ACFE Insights Blog

Scammers in the Spotlight

We have compiled a list of the most popular recent limited series, documentaries and films about fraud that can add context to known cases, illustrate some common fraud schemes and provide insight into the fraudsters at the center of these now infamous frauds.

By Laura Harris, CFE May 2022 Duration: 5-minute read
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Grab the popcorn, uncork the wine and settle in for a wild ride. Fraudsters and their schemes are having quite a moment in pop culture. We have compiled a list of the most popular recent limited series, documentaries and films about fraud that can add context to known cases, illustrate some common fraud schemes and provide insight into the fraudsters at the center of these now infamous frauds. Keep in mind, some of these shows may have taken a few liberties with the details of the cases for entertainment purposes.

Fruitcake Fraud (Discovery+)

The year is 1896 — deep in the heart of Texas, in a little town called Corsicana, on a little street called Collin, a bakery was born. Famous for fruitcake, Collin Street Bakery became known worldwide, garnering royal and celebrity clientele.  More than a hundred years later in 2013, a nondescript bookkeeper named Sandy Jenkins was discovered to have embezzled nearly $17 million over a decade.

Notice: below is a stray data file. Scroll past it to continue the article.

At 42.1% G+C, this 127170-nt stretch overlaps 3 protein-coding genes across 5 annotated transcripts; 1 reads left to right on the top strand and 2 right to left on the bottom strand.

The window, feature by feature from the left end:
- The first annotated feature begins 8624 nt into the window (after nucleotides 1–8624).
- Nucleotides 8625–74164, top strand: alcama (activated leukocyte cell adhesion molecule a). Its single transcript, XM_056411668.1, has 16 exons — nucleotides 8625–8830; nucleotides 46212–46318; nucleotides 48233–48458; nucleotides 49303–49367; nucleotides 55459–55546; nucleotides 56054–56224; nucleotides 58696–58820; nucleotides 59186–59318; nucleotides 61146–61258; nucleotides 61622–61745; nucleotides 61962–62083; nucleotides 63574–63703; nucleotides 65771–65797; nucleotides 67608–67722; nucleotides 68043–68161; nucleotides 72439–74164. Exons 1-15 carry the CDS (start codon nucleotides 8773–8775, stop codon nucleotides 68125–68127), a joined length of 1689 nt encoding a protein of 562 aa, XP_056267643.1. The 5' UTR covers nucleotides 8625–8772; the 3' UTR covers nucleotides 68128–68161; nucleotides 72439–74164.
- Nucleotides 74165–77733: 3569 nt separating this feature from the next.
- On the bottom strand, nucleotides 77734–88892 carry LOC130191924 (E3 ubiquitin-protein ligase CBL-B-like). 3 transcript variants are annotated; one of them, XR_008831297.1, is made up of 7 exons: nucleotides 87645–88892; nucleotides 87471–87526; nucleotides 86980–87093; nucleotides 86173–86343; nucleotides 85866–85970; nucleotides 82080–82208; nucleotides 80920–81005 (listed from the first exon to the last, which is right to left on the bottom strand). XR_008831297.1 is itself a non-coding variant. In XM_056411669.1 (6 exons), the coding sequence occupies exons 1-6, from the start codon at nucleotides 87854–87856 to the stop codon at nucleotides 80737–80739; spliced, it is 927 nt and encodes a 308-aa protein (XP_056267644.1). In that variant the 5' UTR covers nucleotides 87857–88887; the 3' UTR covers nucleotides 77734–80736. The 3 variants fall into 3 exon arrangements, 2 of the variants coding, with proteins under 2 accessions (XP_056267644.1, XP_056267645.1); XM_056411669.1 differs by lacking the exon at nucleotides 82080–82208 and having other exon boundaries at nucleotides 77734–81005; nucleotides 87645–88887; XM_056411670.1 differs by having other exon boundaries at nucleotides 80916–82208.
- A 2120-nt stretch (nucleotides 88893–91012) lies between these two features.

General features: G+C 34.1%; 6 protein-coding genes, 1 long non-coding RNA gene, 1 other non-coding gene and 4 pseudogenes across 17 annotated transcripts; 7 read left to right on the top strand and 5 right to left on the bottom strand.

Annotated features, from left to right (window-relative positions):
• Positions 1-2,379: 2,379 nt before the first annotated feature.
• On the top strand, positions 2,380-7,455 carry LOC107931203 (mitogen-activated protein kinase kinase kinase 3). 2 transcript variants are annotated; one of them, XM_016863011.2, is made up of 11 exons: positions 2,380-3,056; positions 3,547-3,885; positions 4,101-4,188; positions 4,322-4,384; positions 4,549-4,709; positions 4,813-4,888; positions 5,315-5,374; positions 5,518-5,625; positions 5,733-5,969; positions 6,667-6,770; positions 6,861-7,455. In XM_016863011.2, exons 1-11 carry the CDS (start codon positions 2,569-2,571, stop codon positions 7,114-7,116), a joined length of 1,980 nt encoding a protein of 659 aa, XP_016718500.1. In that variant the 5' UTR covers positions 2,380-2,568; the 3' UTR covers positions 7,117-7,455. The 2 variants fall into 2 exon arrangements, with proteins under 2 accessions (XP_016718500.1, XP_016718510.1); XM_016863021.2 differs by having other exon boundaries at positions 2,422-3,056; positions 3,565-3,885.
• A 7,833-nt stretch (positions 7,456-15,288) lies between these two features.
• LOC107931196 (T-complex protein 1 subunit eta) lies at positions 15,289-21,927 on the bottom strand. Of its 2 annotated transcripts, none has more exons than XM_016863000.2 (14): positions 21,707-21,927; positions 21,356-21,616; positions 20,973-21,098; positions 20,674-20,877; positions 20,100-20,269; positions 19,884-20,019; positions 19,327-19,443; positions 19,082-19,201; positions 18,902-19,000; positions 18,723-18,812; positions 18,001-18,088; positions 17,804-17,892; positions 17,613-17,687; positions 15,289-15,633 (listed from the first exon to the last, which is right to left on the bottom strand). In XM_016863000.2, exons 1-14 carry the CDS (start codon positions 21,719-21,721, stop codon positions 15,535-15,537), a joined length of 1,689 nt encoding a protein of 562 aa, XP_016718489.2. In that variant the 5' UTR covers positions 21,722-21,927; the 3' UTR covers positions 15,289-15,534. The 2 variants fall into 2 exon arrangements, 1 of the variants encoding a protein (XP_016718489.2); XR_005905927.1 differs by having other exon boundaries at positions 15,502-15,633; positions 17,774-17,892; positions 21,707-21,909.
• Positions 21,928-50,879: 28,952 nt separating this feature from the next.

Scheme: Starting in 2004, Jenkins wrote company checks to his personal creditors. Over eight years, he misappropriated 888 checks totaling $16.6 million. Jenkins was charged with 10 counts of mail fraud and three counts of money laundering. His wife, who aided in the embezzlement, was charged with conspiracy to commit money laundering, six counts of money laundering, aiding and abetting, and two counts of making a false statement to a financial institution.

Bad Vegan: Fame. Fraud. Fugitive. (where to watch)

Take equal parts theft, fake identities and gourmet cooking and mix thoroughly with a ridiculous splash of immortality claims to bake this vegan romance fraud. Chris Smith, producer of the popular documentaries “Tiger King” and “Fyre,” interviews many involved in the story of Sarma Melngailis in this four-part docuseries.